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David from Atheist shoes (previously) sez, "We've just been successful in raising money for the first Atheist Shoes Missionary Mobile Shoe Shop, which will criss-cross the USA, selling handmade shoes and spreading our European message of godless comfort and joy. The fund-raising is ongoing, as we aim to get a whole fleet of buses on the road. The first US tour begins in September 2016, and will take in Georgia, Alabama, Tennessee and Texas." Read the rest

Crowdfunding Maximum Plunder, a collection of 1,100 gig posters by Mike King

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Chloe from Portland's Reading Frenzy writes, "Mike King has made more concert posters than any designer in America. This book contains more than 1000 of them. Spanning three decades of music, Maximum Plunder gathers together Mike's work into a comprehensive retrospective. A five-year project, the book presents nearly 1,100 of his remarkable posters from every period in nearly every musical genre, from country to death metal, jazz to punk. You'll see striking examples of Mike's work for both internationally famous bands to barely-known local artists." Read the rest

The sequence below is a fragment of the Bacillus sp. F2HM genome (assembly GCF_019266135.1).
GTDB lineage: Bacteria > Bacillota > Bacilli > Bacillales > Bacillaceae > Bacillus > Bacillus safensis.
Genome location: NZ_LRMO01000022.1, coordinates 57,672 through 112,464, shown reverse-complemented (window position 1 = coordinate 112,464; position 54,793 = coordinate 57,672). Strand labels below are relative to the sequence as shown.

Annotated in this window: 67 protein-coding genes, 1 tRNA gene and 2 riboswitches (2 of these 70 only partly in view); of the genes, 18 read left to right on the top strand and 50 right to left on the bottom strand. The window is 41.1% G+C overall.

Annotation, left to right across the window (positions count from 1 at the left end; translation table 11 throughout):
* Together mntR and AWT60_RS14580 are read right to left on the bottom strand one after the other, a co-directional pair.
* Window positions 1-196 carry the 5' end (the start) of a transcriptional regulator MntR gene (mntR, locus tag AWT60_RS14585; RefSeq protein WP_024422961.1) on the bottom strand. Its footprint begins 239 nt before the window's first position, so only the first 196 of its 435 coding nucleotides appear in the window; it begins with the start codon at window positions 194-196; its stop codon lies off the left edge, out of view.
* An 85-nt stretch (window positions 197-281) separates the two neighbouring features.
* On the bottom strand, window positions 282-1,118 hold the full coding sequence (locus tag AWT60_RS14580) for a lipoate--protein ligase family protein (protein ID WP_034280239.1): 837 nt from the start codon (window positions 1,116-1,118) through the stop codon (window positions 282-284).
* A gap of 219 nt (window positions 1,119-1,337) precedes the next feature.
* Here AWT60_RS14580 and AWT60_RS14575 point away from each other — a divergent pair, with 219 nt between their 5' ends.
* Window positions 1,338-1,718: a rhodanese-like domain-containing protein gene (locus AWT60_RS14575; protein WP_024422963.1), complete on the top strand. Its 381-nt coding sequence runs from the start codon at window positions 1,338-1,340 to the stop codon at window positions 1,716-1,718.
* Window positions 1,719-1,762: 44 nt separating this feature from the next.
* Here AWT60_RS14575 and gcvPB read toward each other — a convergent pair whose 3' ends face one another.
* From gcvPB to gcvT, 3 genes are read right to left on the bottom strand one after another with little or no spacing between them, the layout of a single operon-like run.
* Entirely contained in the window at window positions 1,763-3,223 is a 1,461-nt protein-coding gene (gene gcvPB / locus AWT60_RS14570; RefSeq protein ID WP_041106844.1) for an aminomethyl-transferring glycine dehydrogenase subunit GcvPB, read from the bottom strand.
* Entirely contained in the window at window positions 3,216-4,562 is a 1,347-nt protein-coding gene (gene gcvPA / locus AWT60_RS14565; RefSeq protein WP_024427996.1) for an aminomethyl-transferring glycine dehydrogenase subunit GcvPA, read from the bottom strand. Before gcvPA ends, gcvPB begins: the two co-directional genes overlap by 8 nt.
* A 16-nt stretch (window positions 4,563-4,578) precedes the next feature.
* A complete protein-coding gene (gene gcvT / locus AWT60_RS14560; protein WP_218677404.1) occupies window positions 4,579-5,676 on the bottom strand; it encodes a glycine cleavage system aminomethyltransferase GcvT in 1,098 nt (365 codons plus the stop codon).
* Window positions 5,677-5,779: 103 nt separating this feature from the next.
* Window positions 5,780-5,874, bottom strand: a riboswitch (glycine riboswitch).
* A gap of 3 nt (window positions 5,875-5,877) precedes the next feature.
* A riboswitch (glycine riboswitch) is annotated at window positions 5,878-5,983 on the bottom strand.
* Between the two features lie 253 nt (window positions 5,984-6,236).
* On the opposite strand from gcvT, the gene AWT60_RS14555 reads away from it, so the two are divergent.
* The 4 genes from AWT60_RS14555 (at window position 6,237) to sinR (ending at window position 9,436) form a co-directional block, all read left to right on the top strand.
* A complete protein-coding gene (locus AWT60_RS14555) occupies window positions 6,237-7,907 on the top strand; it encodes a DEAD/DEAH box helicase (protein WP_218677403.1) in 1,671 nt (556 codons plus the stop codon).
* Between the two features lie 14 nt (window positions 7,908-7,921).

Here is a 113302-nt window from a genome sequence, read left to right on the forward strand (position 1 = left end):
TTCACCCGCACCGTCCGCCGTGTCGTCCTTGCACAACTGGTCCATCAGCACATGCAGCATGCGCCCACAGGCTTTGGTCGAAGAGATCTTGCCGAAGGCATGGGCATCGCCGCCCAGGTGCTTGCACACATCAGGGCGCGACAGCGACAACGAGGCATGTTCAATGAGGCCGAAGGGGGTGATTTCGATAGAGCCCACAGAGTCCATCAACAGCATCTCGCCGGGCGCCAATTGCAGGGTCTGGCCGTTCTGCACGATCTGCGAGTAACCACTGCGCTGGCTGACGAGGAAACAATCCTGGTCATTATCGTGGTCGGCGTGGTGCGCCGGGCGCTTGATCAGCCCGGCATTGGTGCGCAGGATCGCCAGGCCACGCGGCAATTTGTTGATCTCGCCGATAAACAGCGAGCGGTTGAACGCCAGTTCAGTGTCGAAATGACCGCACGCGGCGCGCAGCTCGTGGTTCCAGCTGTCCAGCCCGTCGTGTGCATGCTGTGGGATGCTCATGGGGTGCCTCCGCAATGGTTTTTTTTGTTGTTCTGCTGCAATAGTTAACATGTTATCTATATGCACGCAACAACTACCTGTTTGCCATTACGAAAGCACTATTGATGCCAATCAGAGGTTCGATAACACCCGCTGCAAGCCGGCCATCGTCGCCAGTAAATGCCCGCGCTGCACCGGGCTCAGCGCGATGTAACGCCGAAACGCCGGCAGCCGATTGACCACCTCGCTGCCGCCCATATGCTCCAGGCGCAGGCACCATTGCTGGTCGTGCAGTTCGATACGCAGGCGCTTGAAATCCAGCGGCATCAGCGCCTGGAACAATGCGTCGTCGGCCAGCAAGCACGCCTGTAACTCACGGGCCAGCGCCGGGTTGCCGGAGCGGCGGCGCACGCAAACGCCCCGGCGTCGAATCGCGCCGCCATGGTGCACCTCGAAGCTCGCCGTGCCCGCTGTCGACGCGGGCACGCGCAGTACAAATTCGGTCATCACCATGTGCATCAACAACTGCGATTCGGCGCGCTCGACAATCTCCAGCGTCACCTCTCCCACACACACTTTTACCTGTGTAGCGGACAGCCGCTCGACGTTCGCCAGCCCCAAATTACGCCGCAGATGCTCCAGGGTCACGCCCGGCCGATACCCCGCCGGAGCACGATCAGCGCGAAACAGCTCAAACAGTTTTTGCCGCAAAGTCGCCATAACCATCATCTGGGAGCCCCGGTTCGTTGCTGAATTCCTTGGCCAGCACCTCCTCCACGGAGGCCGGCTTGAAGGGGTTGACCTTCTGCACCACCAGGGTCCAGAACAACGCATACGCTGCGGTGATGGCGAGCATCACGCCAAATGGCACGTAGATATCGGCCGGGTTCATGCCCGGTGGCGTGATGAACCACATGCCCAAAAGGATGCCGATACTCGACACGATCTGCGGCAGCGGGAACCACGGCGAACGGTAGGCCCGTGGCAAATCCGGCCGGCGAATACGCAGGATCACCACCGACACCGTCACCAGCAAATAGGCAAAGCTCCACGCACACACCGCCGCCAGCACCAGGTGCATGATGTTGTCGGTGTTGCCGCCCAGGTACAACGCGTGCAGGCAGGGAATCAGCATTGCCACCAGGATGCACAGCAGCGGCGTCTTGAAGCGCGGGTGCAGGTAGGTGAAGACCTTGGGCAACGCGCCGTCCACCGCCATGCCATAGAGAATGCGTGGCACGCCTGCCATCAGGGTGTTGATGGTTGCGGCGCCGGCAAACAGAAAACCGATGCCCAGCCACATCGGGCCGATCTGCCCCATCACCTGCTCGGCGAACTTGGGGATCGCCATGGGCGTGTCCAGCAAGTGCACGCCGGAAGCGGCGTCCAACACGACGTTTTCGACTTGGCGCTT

Mirror-filled Chinese bookstore seems infinite

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XL-Muse designed this new bookstore in Hangzhou's Star Avenue commercial center, using mirrors and clever perspective to make its many rooms seem infinite and mind-meltingly weird. Read the rest

The return to a simpler, uglier web